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Big sister with disabled brother in whee


You are entering a new period of change for both you and your child.

For many parents the first major transition will be from home-based and family-centered early intervention services, to an individualized education plan for your child in a classroom environment.  It cannot be overstated the importance of gaining the knowledge and skills needed to most effectively advocate on behalf of your child.  


  • Learn as much as possible about your child’s diagnosis.  Their abilities are yet to be discovered.

  • Build and maintain relationships with physicians, schools, therapists, teachers, provider agencies, and your neighborhood community groups.

  • Get to know who your local and state officials, legislators, representatives and senators are and how to contact them.  Investigate how programs are funded.

  • Check your local school and provider agencies for parent support groups, educational workshops, and/or parent advisory councils.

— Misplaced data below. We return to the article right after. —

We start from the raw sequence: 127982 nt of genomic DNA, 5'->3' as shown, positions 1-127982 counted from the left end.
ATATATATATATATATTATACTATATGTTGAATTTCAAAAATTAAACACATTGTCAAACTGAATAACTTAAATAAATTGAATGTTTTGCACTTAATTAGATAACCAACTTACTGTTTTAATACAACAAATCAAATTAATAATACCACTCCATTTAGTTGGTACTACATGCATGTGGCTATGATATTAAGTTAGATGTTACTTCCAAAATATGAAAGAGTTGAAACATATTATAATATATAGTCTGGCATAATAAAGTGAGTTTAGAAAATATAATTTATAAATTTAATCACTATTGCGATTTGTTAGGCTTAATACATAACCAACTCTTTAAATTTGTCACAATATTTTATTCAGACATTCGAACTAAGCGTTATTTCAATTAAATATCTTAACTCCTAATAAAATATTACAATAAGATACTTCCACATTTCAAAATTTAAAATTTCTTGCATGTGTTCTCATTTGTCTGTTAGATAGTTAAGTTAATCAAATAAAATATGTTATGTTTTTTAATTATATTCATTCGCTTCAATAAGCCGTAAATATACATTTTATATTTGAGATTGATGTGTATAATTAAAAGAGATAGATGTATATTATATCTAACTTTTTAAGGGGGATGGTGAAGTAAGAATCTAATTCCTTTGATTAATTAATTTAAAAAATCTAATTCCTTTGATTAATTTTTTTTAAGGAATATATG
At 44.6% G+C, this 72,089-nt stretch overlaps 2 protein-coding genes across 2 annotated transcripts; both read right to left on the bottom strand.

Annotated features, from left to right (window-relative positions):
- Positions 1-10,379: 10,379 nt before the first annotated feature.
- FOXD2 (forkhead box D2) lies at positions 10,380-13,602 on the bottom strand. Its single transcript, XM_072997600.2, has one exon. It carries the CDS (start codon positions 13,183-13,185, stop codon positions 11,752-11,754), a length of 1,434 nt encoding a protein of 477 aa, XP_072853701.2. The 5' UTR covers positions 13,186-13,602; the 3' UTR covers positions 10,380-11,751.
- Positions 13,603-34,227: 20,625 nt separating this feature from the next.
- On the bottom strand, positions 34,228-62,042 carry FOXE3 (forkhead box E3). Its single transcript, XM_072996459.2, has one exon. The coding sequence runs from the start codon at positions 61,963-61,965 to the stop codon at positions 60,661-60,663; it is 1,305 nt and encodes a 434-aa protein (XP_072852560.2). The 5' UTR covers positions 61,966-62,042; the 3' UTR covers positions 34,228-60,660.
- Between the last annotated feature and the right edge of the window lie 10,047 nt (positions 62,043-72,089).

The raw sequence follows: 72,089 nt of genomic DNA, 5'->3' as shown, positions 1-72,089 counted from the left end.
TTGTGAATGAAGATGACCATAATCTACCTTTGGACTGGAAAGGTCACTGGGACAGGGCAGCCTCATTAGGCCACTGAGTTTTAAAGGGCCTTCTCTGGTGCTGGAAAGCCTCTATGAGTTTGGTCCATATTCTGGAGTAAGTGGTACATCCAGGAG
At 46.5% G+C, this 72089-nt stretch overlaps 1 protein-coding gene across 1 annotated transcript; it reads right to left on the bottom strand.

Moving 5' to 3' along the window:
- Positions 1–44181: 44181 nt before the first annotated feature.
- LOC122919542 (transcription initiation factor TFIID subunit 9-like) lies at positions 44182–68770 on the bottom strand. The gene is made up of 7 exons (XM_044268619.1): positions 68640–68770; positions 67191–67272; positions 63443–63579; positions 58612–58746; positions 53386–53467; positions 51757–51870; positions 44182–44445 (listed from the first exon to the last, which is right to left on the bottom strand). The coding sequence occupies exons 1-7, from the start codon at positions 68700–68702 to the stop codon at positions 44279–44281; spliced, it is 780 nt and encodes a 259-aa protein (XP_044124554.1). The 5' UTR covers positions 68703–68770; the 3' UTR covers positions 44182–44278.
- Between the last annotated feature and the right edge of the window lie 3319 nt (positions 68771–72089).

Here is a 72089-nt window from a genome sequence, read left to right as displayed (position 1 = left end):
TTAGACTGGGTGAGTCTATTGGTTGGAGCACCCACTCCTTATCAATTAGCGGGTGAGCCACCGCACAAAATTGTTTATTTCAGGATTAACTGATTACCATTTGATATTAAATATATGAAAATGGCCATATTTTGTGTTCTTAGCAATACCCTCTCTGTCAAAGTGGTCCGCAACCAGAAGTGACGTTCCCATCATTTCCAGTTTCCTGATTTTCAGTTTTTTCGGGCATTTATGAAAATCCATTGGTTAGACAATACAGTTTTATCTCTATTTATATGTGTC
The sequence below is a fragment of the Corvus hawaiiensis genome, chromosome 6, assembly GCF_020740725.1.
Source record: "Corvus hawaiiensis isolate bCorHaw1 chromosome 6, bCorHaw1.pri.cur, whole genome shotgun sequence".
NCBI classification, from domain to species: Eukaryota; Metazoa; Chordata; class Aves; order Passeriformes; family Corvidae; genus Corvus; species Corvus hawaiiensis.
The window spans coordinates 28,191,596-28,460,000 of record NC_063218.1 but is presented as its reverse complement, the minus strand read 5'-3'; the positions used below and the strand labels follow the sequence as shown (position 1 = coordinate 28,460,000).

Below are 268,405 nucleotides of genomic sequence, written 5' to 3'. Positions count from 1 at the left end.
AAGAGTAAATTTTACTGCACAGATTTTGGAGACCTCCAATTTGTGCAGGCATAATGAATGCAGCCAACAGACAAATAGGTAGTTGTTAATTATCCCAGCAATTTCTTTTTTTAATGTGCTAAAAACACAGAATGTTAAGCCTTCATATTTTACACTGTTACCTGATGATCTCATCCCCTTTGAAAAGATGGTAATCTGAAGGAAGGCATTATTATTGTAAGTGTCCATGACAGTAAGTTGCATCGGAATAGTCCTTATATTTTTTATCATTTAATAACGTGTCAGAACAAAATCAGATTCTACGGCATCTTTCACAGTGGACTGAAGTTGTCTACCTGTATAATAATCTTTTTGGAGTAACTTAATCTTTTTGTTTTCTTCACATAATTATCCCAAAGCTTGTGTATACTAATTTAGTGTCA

• Register with your local police and fire departments, and let them know you have a child with special needs living in your home.

  • Get to know Oklahoma's laws on public education; make sure you have a clear understanding of your child’s entitlements and your rights and responsibilities as the parent.

  • Make sure that your budget includes out of pocket expenses for medical therapies, babysitters, advocates, legal and financial services and other unexpected expenses.

  • If there is difficulty in working with your public school system to provide supports and accommodations for your child to thrive, don’t be afraid to hire an advocate / attorney to help guide your negotiations.

  • Review your current financial and estate plan at least every 3 to 5 years, as well as any time your situation changes.

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